Lilium Martagon, Martagon Lily

Lilium martagon is a tall, uncommon and distinctive species, often occurring in shady woodland where other flowering plants are absent. It is believed to be native in some areas, such as the lower Wye valley along the border between England and Wales, but is introduced in other places. The best place to see this plant is Lippets Grove Nature Reserve

Common name:
Martagon lily
Scientific name:
Lilium martagon
Main flower color:
Scattered places in England and Wales; probably native in some locations, otherwise naturalised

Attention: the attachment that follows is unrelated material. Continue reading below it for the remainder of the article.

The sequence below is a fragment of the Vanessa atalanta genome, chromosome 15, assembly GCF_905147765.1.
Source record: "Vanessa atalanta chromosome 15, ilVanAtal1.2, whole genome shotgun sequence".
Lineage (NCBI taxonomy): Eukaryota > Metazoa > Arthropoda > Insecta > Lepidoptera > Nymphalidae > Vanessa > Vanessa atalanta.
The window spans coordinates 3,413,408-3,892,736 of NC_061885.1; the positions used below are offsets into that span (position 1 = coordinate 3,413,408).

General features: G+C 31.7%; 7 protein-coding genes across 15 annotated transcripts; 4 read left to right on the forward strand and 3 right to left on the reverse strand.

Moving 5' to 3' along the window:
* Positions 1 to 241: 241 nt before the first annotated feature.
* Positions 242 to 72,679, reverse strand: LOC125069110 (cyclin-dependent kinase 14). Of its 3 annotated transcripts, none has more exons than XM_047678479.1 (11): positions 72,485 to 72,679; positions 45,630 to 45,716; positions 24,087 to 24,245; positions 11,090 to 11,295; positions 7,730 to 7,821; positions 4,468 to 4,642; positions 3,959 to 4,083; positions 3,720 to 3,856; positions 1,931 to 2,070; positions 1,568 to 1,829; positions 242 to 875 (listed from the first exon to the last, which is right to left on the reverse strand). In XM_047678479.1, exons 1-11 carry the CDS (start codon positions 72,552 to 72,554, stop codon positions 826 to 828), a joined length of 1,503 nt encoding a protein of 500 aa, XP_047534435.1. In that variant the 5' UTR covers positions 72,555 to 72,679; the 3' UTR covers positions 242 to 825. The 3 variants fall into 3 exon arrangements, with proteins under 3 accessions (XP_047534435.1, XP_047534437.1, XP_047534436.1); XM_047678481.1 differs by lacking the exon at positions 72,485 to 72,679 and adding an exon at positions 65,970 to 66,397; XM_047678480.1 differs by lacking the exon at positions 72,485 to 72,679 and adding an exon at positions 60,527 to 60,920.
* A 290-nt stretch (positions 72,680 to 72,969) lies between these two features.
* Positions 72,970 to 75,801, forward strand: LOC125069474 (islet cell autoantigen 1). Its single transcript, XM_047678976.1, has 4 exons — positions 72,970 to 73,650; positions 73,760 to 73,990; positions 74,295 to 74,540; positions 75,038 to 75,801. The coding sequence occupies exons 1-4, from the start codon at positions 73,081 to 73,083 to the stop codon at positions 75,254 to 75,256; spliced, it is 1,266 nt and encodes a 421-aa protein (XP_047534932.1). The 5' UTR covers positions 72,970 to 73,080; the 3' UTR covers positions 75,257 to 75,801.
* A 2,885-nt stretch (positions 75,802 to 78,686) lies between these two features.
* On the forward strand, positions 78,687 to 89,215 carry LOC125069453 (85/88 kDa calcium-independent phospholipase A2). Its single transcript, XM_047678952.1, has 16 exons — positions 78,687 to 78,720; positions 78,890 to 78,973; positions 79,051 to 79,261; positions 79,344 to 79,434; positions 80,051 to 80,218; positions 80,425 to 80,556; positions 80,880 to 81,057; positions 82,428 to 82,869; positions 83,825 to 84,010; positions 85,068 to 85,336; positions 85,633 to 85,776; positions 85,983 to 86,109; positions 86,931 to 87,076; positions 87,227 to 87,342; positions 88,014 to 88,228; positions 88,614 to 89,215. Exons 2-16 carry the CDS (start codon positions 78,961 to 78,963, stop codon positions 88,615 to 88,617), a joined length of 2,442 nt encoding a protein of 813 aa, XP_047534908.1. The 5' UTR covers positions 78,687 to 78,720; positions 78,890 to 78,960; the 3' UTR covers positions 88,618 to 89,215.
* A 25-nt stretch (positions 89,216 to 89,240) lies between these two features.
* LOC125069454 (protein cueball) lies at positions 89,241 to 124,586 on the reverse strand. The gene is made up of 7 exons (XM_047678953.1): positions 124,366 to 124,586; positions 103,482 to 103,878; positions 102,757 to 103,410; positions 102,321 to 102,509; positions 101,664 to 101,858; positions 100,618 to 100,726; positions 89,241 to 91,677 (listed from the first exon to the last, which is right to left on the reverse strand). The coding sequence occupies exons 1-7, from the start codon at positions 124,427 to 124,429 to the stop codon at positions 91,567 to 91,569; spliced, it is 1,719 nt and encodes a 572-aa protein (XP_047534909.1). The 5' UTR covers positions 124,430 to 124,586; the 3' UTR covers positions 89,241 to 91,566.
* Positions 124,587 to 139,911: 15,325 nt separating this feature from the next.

Up to 150 cm
Woodland margins, shady hedgerows, scrub, often on calcareous soils
Relatively large, up to 5 cm in diameter, with six thick lobes, strongly recurved, coloured reddish pink, flecked with darker purple spots. Pendent when mature, arranged in vertical spikes of up to ten. From the centre project six stamens, with greenish-yellow filaments and thick, orange-red anthers, and a longer style, reddish towards the tip
Ovate to lanceolate, strongly veined, up to 15 cm long, in whorls of between five and ten along the hairless stem, plus a few alternate leaves towards the top
June to July